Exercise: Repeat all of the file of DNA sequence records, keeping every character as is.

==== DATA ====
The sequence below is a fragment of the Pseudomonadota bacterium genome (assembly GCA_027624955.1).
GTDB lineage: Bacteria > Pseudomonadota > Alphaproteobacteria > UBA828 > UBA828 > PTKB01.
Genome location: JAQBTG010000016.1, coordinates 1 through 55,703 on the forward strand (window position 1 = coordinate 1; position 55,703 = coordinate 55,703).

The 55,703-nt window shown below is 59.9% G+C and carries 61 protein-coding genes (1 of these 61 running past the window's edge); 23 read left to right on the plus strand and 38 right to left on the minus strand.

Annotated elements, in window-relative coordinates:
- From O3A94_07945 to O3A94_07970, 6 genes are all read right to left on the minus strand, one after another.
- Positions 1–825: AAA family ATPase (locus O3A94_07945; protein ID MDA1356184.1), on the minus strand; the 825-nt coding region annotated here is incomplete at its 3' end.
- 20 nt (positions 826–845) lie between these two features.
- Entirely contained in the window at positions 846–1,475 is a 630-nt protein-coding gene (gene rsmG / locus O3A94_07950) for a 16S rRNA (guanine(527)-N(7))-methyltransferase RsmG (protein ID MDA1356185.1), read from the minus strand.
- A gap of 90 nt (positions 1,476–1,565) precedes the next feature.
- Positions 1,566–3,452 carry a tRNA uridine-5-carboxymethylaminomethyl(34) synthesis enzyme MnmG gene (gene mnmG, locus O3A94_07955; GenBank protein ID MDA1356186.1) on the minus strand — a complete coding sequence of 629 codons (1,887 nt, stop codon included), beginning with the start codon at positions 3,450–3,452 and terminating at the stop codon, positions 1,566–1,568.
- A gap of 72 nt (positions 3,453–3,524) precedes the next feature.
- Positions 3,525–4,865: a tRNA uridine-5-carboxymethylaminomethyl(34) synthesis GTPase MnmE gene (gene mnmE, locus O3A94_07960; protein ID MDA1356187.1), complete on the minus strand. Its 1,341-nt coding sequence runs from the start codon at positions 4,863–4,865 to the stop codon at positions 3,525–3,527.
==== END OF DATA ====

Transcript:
The sequence below is a fragment of the Pseudomonadota bacterium genome (assembly GCA_027624955.1).
GTDB lineage: Bacteria > Pseudomonadota > Alphaproteobacteria > UBA828 > UBA828 > PTKB01.
Genome location: JAQBTG010000016.1, coordinates 1 through 55,703 on the forward strand (window position 1 = coordinate 1; position 55,703 = coordinate 55,703).

The 55,703-nt window shown below is 59.9% G+C and carries 61 protein-coding genes (1 of these 61 running past the window's edge); 23 read left to right on the plus strand and 38 right to left on the minus strand.

Annotated elements, in window-relative coordinates:
- From O3A94_07945 to O3A94_07970, 6 genes are all read right to left on the minus strand, one after another.
- Positions 1–825: AAA family ATPase (locus O3A94_07945; protein ID MDA1356184.1), on the minus strand; the 825-nt coding region annotated here is incomplete at its 3' end.
- 20 nt (positions 826–845) lie between these two features.
- Entirely contained in the window at positions 846–1,475 is a 630-nt protein-coding gene (gene rsmG / locus O3A94_07950) for a 16S rRNA (guanine(527)-N(7))-methyltransferase RsmG (protein ID MDA1356185.1), read from the minus strand.
- A gap of 90 nt (positions 1,476–1,565) precedes the next feature.
- Positions 1,566–3,452 carry a tRNA uridine-5-carboxymethylaminomethyl(34) synthesis enzyme MnmG gene (gene mnmG, locus O3A94_07955; GenBank protein ID MDA1356186.1) on the minus strand — a complete coding sequence of 629 codons (1,887 nt, stop codon included), beginning with the start codon at positions 3,450–3,452 and terminating at the stop codon, positions 1,566–1,568.
- A gap of 72 nt (positions 3,453–3,524) precedes the next feature.
- Positions 3,525–4,865: a tRNA uridine-5-carboxymethylaminomethyl(34) synthesis GTPase MnmE gene (gene mnmE, locus O3A94_07960; protein ID MDA1356187.1), complete on the minus strand. Its 1,341-nt coding sequence runs from the start codon at positions 4,863–4,865 to the stop codon at positions 3,525–3,527.